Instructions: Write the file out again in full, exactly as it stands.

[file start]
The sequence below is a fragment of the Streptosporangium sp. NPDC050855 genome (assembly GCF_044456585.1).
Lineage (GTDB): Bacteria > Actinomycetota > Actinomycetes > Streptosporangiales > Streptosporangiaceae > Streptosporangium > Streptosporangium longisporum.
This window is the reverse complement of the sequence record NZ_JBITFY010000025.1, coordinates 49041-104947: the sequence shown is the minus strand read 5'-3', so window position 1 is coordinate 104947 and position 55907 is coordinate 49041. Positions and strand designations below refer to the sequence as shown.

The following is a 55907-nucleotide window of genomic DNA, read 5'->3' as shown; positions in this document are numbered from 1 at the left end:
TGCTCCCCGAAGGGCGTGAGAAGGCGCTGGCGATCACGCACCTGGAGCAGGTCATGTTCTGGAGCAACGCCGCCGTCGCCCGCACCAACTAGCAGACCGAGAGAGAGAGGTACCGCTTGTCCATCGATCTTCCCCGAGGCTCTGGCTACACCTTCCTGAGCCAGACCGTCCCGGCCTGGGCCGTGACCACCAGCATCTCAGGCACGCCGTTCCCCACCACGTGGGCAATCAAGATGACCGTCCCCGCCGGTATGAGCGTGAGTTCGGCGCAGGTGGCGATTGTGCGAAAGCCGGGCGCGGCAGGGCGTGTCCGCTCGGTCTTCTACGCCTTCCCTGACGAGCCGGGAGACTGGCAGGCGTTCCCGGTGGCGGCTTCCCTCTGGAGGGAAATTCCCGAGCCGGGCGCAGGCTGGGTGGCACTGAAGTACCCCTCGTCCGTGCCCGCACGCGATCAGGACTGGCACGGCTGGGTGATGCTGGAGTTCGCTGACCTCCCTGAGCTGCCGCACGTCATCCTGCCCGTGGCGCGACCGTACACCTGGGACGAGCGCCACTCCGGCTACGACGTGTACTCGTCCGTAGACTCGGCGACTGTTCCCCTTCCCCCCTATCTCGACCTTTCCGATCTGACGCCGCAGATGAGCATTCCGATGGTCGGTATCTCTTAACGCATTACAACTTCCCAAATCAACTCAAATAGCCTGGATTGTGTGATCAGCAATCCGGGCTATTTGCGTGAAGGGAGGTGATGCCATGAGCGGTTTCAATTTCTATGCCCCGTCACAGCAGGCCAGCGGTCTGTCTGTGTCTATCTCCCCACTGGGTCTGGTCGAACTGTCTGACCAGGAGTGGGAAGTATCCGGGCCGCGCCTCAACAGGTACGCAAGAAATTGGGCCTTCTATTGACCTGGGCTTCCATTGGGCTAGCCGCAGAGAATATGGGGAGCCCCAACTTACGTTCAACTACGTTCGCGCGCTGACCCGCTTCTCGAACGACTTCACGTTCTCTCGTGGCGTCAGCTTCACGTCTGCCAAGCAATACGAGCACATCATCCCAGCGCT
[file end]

The sequence below is a fragment of the Streptosporangium sp. NPDC050855 genome (assembly GCF_044456585.1).
Lineage (GTDB): Bacteria > Actinomycetota > Actinomycetes > Streptosporangiales > Streptosporangiaceae > Streptosporangium > Streptosporangium longisporum.
This window is the reverse complement of the sequence record NZ_JBITFY010000025.1, coordinates 49041-104947: the sequence shown is the minus strand read 5'-3', so window position 1 is coordinate 104947 and position 55907 is coordinate 49041. Positions and strand designations below refer to the sequence as shown.

The following is a 55907-nucleotide window of genomic DNA, read 5'->3' as shown; positions in this document are numbered from 1 at the left end:
TGCTCCCCGAAGGGCGTGAGAAGGCGCTGGCGATCACGCACCTGGAGCAGGTCATGTTCTGGAGCAACGCCGCCGTCGCCCGCACCAACTAGCAGACCGAGAGAGAGAGGTACCGCTTGTCCATCGATCTTCCCCGAGGCTCTGGCTACACCTTCCTGAGCCAGACCGTCCCGGCCTGGGCCGTGACCACCAGCATCTCAGGCACGCCGTTCCCCACCACGTGGGCAATCAAGATGACCGTCCCCGCCGGTATGAGCGTGAGTTCGGCGCAGGTGGCGATTGTGCGAAAGCCGGGCGCGGCAGGGCGTGTCCGCTCGGTCTTCTACGCCTTCCCTGACGAGCCGGGAGACTGGCAGGCGTTCCCGGTGGCGGCTTCCCTCTGGAGGGAAATTCCCGAGCCGGGCGCAGGCTGGGTGGCACTGAAGTACCCCTCGTCCGTGCCCGCACGCGATCAGGACTGGCACGGCTGGGTGATGCTGGAGTTCGCTGACCTCCCTGAGCTGCCGCACGTCATCCTGCCCGTGGCGCGACCGTACACCTGGGACGAGCGCCACTCCGGCTACGACGTGTACTCGTCCGTAGACTCGGCGACTGTTCCCCTTCCCCCCTATCTCGACCTTTCCGATCTGACGCCGCAGATGAGCATTCCGATGGTCGGTATCTCTTAACGCATTACAACTTCCCAAATCAACTCAAATAGCCTGGATTGTGTGATCAGCAATCCGGGCTATTTGCGTGAAGGGAGGTGATGCCATGAGCGGTTTCAATTTCTATGCCCCGTCACAGCAGGCCAGCGGTCTGTCTGTGTCTATCTCCCCACTGGGTCTGGTCGAACTGTCTGACCAGGAGTGGGAAGTATCCGGGCCGCGCCTCAACAGGTACGCAAGAAATTGGGCCTTCTATTGACCTGGGCTTCCATTGGGCTAGCCGCAGAGAATATGGGGAGCCCCAACTTACGTTCAACTACGTTCGCGCGCTGACCCGCTTCTCGAACGACTTCACGTTCTCTCGTGGCGTCAGCTTCACGTCTGCCAAGCAATACGAGCACATCATCCCAGCGCT